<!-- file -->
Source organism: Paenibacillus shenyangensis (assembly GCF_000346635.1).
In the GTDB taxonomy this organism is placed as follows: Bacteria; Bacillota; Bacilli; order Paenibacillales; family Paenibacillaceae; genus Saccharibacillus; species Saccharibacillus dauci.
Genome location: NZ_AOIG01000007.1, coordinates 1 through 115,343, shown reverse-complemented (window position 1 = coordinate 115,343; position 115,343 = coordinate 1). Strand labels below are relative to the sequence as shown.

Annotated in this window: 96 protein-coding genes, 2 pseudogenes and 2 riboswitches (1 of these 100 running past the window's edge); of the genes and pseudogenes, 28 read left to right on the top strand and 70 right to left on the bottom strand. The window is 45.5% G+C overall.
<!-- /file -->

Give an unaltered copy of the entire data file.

Source organism: Paenibacillus shenyangensis (assembly GCF_000346635.1).
In the GTDB taxonomy this organism is placed as follows: Bacteria; Bacillota; Bacilli; order Paenibacillales; family Paenibacillaceae; genus Saccharibacillus; species Saccharibacillus dauci.
Genome location: NZ_AOIG01000007.1, coordinates 1 through 115,343, shown reverse-complemented (window position 1 = coordinate 115,343; position 115,343 = coordinate 1). Strand labels below are relative to the sequence as shown.

Annotated in this window: 96 protein-coding genes, 2 pseudogenes and 2 riboswitches (1 of these 100 running past the window's edge); of the genes and pseudogenes, 28 read left to right on the top strand and 70 right to left on the bottom strand. The window is 45.5% G+C overall.